Many women didn't have a problem with not being able to vote in the 19th century, but that doesn't mean that there wasn't a problem or any real conflict.

People temper their expectations to what they can get out of life. It's easier then a lifetime of disappointment.

Even if it's true that the majority prefer being homemakers, Japanese women are individuals, not an amorphous homogeneous mass. Those who do want to have careers and work outside the home shouldn't be discriminated against or forced to resign as soon as they get married or have kids.

One Japanese woman I met's solution to this discrimination was to start her own company (an architecture firm). Others I knew did freelance work such as photography.

I hate to get into these discussions (even though I somehow do :-) ). I can give you my impression having lived here for about a decade, though.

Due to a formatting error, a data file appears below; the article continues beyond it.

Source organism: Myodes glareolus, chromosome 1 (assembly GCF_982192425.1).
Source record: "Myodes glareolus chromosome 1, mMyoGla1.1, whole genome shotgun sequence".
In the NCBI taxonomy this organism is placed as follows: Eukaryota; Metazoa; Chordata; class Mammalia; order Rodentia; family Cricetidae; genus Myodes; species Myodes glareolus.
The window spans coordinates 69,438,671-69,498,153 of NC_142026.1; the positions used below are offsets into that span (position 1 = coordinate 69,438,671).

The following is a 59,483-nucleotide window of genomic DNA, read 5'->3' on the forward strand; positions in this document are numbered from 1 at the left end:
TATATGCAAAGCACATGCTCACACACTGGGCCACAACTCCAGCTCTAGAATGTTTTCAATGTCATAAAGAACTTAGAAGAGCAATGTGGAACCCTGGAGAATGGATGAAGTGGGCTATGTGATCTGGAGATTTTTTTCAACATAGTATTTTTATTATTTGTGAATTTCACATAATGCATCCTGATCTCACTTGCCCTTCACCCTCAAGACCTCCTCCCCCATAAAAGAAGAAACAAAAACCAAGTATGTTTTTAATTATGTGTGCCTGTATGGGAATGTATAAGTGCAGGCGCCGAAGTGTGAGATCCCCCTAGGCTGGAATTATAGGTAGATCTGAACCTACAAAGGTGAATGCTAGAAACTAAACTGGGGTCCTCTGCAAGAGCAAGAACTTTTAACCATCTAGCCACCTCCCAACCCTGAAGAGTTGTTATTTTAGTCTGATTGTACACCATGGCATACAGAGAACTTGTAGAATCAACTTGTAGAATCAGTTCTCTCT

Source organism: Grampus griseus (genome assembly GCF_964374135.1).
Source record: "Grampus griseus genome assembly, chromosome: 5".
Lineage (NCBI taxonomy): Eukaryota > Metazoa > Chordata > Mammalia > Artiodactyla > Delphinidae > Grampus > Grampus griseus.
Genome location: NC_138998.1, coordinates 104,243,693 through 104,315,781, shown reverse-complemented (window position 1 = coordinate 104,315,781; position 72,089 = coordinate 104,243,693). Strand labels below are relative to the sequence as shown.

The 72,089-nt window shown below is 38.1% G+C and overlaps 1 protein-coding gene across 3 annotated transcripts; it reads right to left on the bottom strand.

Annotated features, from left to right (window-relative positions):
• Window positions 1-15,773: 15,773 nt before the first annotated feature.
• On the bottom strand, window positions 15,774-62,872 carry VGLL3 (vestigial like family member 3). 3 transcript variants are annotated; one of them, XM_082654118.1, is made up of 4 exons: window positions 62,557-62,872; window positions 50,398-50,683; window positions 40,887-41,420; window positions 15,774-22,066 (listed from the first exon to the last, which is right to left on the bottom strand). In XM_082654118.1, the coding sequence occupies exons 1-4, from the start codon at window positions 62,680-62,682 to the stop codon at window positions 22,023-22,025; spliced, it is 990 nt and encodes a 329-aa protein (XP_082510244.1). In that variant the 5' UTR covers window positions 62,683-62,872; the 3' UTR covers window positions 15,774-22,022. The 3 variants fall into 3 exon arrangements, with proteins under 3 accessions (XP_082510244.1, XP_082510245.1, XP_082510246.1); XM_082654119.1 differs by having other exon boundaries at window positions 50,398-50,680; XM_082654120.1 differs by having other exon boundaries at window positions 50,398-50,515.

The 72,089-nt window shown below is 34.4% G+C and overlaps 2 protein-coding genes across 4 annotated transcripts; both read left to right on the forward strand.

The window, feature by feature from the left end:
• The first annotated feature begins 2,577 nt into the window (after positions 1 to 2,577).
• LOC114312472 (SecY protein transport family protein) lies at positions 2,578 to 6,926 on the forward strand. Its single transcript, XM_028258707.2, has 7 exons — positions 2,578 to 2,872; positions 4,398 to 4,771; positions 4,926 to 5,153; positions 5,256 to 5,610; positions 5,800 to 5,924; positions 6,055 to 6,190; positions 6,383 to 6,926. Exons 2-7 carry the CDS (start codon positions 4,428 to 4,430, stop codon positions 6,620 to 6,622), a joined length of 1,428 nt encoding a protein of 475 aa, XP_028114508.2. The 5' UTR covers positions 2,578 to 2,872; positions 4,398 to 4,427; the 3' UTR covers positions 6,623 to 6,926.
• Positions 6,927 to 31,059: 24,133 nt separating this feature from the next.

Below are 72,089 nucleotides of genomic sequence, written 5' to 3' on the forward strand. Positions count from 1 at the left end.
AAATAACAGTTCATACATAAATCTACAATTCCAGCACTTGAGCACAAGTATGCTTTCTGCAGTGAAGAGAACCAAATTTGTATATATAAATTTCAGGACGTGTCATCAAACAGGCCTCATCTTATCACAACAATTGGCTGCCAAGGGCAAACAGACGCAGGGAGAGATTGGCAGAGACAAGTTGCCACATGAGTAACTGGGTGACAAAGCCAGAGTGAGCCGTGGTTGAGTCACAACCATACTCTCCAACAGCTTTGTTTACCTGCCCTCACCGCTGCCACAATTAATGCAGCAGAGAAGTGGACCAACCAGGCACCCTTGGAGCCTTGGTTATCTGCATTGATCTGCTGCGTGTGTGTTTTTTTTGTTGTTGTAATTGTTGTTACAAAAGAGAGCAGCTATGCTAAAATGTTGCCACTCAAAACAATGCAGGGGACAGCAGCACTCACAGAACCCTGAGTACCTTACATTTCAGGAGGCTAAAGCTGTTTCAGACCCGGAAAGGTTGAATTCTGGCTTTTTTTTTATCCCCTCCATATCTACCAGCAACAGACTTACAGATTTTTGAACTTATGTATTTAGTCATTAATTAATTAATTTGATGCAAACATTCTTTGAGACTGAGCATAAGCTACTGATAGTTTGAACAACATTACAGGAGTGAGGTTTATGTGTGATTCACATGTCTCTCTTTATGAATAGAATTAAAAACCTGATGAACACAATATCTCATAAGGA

In Japan traditional gender roles are a lot stronger than they currently are in the west. Trans gender (and similar -- I apologise if I am getting the terminology wrong since I'm largely ignorant of appropriate language) culture is widely accepted in the media, but not terribly accepted in wider society yet. The idea that men and women are the same is antithetical to Japanese culture. If you think about gender roles being 1950's American ideals (think "Leave it to Beaver", etc) you'd be pretty close.

By and large Japanese people like it this way. Feminism is a dirty word, even amongst women as it is considered to be "too pushy". Things like wage parity are very slowly being addressed. Sexual harassment is being addressed at a much quicker pace and these days I think the vast majority of people consider it to be completely unacceptable. 10 years ago, when I first came here, I think the attitude would have been more, "It's not good, but what can you do".